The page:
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Fair or unjust: Mike Lombardi rips Jason Garrett’s job as Dallas Cowboys head coach

Mike Lombardi went on a tirade about the job Garrett has done, is it fair?

NFL: NFC Divisional-Green Bay Packers at Dallas Cowboys Tim Heitman-USA TODAY Sports

Mike Lombardi, a former NFL executive, isn’t sold on the idea that Cowboys head coach Jason Garrett will be employed past 2017. Lombardi, who most recently worked for the Patriots until 2016 and former GM of the Browns, is now a full-fledged member of the media. More recently, he had some disparaging remarks to make about Dallas’ chosen one at head coach:

“Jason Garrett’s been a head coach for six years. He’s 50 years old. He’s going to be 51 next year. He should be in the prime of his head coaching career," Lombardi said. “Instead, he’s made two playoffs. I mean he goes 12-4. Then he goes 13-3 last year and he loses at home to a bad Green Bay defense.”

There isn’t much to argue there as he’s simply pointing out the facts of last season. However, Bill Belichick, who is responsible for Lombardi’s Super Bowl ring in 2015, didn’t win his first ring as a head coach until two months before his 51st birthday. Lombardi was certainly not finished with Garrett as he went a little deeper with the dagger, questioning what Garrett’s job is since relinquishing play calling:

“When you watch Jason Garrett coach, you really never sense he’s got control of the game. He’s subcontracted everything out. [Rod] Marinelli does the defense. [Scott] Linehan does the offense. [Rich] Bisaccia does the kicking game. I just don’t get the sense this guy’s command of the game and that’s really where the head coach needs to be.”

To be fair, Garrett was asked to give up the playcalling duties by his owner and even his mentor, Jimmy Johnson, believed it would make him a better coach. I don’t see the point in skewering him for being smart enough to get the right coaches around him. Garrett has his hand in every aspect of his team. In fact, Garrett has been instrumental in the Cowboys’ recent draft success. Say what you will about Garrett but he’s been a better evaluator of talent, just ask Bryan Broaddus.

Lombardi continues on with his lambasting of the reigning Coach of the Year:

“I don’t see Jason besides clapping and cheering players," he said. "Losing to Green Bay was a revealing loss in this sense. It showed that his team wasn’t ready to play and couldn’t play a different style. I don’t see how Jason Garrett’s going to get better," he said. "He’s in the prime of his life and I don’t think he’s a good enough head coach.”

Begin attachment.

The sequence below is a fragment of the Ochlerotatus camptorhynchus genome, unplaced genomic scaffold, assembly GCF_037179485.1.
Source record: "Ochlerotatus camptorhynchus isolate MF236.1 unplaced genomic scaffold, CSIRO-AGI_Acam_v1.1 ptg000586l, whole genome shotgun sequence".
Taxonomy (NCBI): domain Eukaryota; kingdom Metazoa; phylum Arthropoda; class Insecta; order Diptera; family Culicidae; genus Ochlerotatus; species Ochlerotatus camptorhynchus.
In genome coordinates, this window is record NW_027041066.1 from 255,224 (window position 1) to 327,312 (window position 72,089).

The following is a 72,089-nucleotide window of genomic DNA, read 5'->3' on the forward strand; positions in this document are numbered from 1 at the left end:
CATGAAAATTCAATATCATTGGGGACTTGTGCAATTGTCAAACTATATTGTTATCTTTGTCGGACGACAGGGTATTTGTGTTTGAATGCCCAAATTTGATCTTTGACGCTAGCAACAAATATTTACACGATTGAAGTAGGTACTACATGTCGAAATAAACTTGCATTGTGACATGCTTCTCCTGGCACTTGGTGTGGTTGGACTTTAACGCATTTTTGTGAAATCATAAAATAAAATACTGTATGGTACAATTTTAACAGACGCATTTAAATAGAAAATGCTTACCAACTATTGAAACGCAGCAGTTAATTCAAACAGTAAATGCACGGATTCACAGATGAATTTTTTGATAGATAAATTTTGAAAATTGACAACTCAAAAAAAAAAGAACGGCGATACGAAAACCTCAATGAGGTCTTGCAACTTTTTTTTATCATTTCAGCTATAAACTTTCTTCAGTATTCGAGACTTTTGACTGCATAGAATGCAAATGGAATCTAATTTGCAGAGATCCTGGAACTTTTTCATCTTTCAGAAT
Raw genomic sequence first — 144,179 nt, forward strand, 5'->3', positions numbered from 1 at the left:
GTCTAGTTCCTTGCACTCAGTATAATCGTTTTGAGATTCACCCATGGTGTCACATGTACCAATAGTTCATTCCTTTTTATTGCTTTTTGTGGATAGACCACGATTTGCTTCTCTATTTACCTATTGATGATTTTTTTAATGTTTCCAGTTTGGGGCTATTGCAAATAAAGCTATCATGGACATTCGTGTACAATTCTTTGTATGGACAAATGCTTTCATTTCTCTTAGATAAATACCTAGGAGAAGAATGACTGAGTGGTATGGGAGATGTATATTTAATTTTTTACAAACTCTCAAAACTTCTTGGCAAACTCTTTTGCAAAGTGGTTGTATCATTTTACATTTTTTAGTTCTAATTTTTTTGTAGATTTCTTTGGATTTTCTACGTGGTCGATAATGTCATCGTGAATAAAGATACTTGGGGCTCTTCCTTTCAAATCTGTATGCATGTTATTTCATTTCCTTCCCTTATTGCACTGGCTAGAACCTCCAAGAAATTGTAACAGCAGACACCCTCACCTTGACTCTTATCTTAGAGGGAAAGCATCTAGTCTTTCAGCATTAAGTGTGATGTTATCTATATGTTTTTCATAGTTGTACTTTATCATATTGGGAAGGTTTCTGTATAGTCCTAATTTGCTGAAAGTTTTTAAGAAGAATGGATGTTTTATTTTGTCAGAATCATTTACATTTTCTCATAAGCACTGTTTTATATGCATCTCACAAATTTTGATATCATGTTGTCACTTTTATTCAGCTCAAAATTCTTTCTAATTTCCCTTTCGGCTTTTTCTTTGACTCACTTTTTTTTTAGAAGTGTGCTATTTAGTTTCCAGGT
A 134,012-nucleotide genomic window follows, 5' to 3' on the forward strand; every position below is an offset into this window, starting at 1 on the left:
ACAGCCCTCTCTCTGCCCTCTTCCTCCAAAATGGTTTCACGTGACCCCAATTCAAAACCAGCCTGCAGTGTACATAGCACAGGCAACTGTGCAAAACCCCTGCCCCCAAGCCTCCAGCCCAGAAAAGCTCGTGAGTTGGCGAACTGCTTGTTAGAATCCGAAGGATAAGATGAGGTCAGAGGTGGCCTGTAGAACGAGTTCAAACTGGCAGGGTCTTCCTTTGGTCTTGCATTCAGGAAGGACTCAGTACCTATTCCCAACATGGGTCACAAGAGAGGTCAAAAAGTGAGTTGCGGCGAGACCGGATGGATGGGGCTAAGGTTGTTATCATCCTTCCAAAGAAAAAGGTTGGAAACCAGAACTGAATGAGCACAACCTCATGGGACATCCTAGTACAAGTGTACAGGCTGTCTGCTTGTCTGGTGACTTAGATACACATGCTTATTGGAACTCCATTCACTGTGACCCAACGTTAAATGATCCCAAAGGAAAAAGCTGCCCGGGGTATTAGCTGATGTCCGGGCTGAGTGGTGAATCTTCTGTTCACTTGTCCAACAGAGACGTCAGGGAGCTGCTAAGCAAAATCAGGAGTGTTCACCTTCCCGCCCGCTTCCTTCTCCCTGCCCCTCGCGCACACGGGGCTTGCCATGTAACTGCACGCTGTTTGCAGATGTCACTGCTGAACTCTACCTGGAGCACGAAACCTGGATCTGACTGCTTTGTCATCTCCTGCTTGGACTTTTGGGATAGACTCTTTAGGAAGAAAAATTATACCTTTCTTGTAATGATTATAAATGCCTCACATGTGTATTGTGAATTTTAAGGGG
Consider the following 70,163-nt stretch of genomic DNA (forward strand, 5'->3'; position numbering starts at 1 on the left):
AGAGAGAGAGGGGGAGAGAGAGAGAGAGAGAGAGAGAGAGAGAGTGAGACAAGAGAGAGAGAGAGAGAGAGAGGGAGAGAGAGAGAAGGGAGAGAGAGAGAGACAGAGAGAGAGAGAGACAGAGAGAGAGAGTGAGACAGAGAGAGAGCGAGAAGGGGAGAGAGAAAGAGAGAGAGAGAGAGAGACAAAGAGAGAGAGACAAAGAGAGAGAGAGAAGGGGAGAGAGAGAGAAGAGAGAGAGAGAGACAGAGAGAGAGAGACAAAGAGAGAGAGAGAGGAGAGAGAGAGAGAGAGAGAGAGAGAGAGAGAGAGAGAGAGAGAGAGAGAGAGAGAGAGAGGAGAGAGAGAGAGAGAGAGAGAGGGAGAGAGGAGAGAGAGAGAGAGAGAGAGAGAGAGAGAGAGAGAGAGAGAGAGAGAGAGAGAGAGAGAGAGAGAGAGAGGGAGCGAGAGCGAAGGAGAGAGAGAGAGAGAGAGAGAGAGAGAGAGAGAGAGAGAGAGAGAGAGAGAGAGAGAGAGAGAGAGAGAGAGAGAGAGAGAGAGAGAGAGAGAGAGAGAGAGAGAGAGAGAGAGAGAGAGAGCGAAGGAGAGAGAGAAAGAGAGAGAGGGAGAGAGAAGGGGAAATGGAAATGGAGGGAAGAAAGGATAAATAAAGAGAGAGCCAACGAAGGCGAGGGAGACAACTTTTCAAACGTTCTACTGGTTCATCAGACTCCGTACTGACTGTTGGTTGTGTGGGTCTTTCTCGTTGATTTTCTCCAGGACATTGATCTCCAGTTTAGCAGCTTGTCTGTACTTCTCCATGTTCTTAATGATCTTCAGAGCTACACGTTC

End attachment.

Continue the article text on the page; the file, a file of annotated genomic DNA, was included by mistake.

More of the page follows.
“If I’m a Cowboys fan, I have real questions about Jason Garrett as the head coach," Lombardi said. "He’s supposed to be in the prime, he’s had six years to be a head coach. He was an offensive guru that never had a lot of roo in his goo. He was never really never this innovator offensive guy."

He questions how Jason Garrett could improve without actually making note of his improvements over his six years. Garrett has become a far better coach than he was in 2010. As far as innovative offenses, the Cowboys haven’t had trouble putting up the production. Dating back to him being a coordinator, he had the third-best offense in the league in 2007. They were second in total offense in 2009.

In his interim year, he led the Cowboys to 5-3, without Tony Romo, and still had the seventh-ranked offense when Jon Kitna was the quarterback. As the head coach, he’s only had three seasons outside of the Top-10 in offense. Mind you, in 2015, he was without Tony Romo. The Cowboys have had the league’s leading rusher in two of the last three years, finishing fourth in 2015 with an aging Darren McFadden.

Lombardi has a point about playoff success and that’s something that will ultimately define Jason Garrett. Here’s one more jab at Garrett for 2017:

“I’m excited to see is Jason Garrett going to be the .500 coach I think he is or if has he done something this summer to really improve himself," he said. "I say the latter. I say he’s going to be a .500 coach.”

Lombardi has two rings, one as a scout for the 1984 49ers and one with the Patriots of 2014 as a coach’s assistant. Well, Jason Garrett has two as a backup quarterback to Troy Aikman, so how about it? Lombardi has 30 years of NFL experience but has only one year of GM experience and was fired by the Browns multiple times as well as the Eagles. His career as someone of power within an organization hasn’t been stellar and he left the Patriots after 2015.

He seems to be fitting in well at his new gig at FS1 with guys like Colin Cowherd, even making another tired statement that we hear almost every year:

"I think head coaches make a huge difference come playoff time and Garrett has won one playoff game in his six-year career. If I’m Jerry I’m nervous," Lombardi said. "The guy that’s always lurking, he’s always around the corner is Sean Payton.”

Lastly, there is no issue to take with his criticism of Garrett’s or the Cowboys playoff success. They have two playoff wins and a handful of appearances since their last Super Bowl in 1995. The Dallas Cowboys are well aware of their underachieving but they also might not have those two playoff wins without Garrett. Lombardi can be a blowhard about Jason Garrett but when he neglects to give necessary credit for what Dallas did last season with a rookie quarterback, it kind of seems like grandstanding.

They got outplayed by perhaps the best pure quarterback in the NFL with his Super Bowl winning head coach and still almost won the game. At the end of the day, Mike Lombardi has the same amount of rings as the head coach he just roasted, maybe that’s what eats him up inside.

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